Holt has taught radiology staff to ask some additional questions. "Clinicians are taught to make sure they have the right patient before conducting a test by checking the patient's date of birth and other identifiers," says Holt. "We built on that and trained staff to also check the patient's admitting diagnosis against the diagnosis for doing the procedure. When there's not a valid correlation, the radiology technologist needs to clarify whether the test is absolutely necessary."

She gives the example of a patient who is admitted to the hospital for hypertension, and is brought down to radiology for a foot X-ray. "That should prompt some questioning," says Holt. "The facility should call the case manager and question the physician's order."

There may be a valid medical reason for the X-ray, she says. But it could be the physician ordered the inpatient test at the patient's request or out of convenience-in which case, the hospital would not likely be reimbursed under a managed care plan. Some services may be more appropriately provided in an outpatient setting; other services may not be needed at all.

In recent years, St. John has seen out-of-control denials decrease to 0.51 percent of net patient revenue. Witt attributes the improvement, in part, to the finance training that clinical directors are receiving. "We've seen a decline in the number of procedures that are outside the scope of the admitting diagnosis," he says.

Case Study: Partnering with Purpose

Stephen Shapiro, MD, had an epiphany several years back. As chairman of surgery at Gundersen Lutheran Health System, Shapiro realized that he needed to adjust his leadership style to different personalities.

"We surgeons are used to making quick decisions," says Shapiro. "But a lot of people we work with think in very different ways. When doing administrative and leadership work, it was important to realize not everyone thinks like surgeons think."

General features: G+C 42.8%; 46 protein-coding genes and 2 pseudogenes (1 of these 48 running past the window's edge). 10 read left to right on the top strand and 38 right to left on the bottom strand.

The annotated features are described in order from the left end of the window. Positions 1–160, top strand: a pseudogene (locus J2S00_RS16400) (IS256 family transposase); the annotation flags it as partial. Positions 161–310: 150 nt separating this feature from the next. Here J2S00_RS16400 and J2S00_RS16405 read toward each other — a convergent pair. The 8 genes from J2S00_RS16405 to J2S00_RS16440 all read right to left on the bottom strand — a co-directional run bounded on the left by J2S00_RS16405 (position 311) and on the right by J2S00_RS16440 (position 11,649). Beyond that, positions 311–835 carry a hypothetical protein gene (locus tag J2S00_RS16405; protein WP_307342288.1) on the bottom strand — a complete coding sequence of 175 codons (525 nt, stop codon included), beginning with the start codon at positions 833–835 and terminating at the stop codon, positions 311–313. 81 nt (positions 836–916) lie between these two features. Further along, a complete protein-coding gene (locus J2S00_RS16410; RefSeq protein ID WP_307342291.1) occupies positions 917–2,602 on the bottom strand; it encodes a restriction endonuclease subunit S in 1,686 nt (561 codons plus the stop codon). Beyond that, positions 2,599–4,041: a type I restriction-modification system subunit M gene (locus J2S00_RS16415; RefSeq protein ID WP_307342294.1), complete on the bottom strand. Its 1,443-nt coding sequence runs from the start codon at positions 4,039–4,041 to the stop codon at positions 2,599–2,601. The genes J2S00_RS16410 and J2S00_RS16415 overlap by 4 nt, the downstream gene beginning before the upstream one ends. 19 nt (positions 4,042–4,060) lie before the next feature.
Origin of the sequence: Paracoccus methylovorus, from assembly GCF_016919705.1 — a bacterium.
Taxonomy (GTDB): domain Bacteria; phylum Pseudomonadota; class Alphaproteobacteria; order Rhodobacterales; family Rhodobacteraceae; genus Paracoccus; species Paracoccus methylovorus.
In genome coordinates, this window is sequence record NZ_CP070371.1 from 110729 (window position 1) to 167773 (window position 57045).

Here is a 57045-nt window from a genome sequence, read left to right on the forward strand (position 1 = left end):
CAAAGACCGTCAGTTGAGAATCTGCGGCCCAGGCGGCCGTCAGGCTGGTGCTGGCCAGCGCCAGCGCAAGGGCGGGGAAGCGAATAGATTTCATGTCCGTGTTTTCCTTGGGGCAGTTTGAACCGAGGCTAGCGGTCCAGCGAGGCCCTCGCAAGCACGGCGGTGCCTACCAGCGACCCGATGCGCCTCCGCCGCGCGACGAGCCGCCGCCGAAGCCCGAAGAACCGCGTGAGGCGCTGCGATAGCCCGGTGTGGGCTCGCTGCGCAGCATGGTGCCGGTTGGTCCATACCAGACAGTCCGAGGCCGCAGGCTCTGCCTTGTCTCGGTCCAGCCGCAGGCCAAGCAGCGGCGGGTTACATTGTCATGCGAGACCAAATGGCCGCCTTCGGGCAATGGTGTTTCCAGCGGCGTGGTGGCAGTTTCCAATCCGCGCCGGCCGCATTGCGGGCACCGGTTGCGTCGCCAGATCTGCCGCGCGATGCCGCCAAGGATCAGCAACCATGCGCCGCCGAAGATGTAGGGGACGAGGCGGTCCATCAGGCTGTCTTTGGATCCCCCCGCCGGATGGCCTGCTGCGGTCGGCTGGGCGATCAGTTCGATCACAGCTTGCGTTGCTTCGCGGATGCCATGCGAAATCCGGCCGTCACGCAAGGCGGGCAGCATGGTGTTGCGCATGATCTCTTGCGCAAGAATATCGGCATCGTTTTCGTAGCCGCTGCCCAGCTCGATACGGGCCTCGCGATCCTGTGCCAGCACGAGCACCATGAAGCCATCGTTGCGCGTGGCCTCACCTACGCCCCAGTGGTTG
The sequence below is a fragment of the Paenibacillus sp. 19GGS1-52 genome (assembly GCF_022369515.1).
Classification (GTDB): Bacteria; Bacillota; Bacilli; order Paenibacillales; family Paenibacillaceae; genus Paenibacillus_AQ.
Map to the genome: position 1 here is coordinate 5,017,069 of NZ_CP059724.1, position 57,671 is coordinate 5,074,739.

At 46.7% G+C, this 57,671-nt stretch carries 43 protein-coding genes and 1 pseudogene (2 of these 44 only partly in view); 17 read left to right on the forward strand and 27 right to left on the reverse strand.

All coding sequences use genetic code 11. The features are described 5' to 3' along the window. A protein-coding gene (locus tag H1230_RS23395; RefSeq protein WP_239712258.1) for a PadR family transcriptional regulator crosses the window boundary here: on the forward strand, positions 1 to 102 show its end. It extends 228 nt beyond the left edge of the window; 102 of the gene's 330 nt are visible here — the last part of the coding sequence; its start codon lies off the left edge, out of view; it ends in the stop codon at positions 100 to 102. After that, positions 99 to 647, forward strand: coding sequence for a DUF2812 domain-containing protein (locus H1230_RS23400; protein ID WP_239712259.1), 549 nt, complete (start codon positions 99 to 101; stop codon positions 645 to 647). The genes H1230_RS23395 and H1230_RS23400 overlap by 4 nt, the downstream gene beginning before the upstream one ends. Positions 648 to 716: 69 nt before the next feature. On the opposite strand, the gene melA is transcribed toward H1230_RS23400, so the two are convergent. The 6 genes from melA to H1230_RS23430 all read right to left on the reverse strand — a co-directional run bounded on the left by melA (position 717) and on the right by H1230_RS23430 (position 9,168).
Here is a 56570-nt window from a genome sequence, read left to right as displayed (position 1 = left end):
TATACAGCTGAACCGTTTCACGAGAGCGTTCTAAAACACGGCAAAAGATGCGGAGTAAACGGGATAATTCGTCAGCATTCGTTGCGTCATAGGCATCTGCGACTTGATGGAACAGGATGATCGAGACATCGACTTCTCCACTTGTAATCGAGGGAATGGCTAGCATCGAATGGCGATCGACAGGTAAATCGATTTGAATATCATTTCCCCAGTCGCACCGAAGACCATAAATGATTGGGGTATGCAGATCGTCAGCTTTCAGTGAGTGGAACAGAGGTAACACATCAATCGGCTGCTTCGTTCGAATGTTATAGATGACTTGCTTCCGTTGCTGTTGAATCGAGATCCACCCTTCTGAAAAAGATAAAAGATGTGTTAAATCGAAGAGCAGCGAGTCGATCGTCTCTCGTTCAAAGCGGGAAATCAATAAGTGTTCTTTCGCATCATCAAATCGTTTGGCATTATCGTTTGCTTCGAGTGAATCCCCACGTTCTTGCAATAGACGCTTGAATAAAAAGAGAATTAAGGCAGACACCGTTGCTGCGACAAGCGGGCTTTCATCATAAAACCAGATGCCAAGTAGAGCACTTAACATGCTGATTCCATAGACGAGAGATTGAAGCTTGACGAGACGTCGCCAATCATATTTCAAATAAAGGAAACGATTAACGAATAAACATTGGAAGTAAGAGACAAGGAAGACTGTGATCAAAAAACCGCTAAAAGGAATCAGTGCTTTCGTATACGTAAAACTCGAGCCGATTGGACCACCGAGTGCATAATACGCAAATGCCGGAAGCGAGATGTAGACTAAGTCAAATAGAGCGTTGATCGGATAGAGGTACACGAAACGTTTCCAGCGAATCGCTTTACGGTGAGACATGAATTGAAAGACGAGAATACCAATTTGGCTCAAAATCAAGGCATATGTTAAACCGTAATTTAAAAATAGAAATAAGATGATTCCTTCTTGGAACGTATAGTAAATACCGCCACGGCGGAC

This insight came during an education session he attended. After taking a Meyers-Briggs personality test, Shapiro and other physician leaders at Gundersen Lutheran discussed the challenges of leading different personalities.

"Few new physician leaders have management experience outside direct patient care," says Shapiro. "We know what we want to get done as leaders, but the hard part is to slow down and go through the stepwise progression of getting your colleagues to understand why they need to change and in what direction they need to change."

Training physicians to lead. About 10 years ago, Gundersen Lutheran recognized it needed to provide leadership training to physicians. "Structurally, our organization will always be led by the medical staff," says Mary Ellen McCartney, chief learning officer. "So we asked, 'How can we get full performance from our physician leaders and ensure a future pipeline of outstanding leaders?"

The first step: Writing job descriptions and core competencies. "When we started, we didn't even have a medical director job description. We needed to get to the point where physicians understood what their responsibilities were."

The health system then invested in providing targeted training and support to physician leaders (see the sidebar).

In the first several years, the health system paid outside experts to provide much of the training. However, over time, experienced physician leaders- the CEO and medical vice presidents-have taken over most of the teaching. McCartney helps the physicians design curriculum on strategic planning, performance evaluations, and other issues. But the physician leaders typically deliver the training themselves.

The program runs on a shoestring staffing budget of about 0.2 FTE, which includes McCartney's and her assistant's time. "The real money in this is the physician's time in the classroom," says McCartney.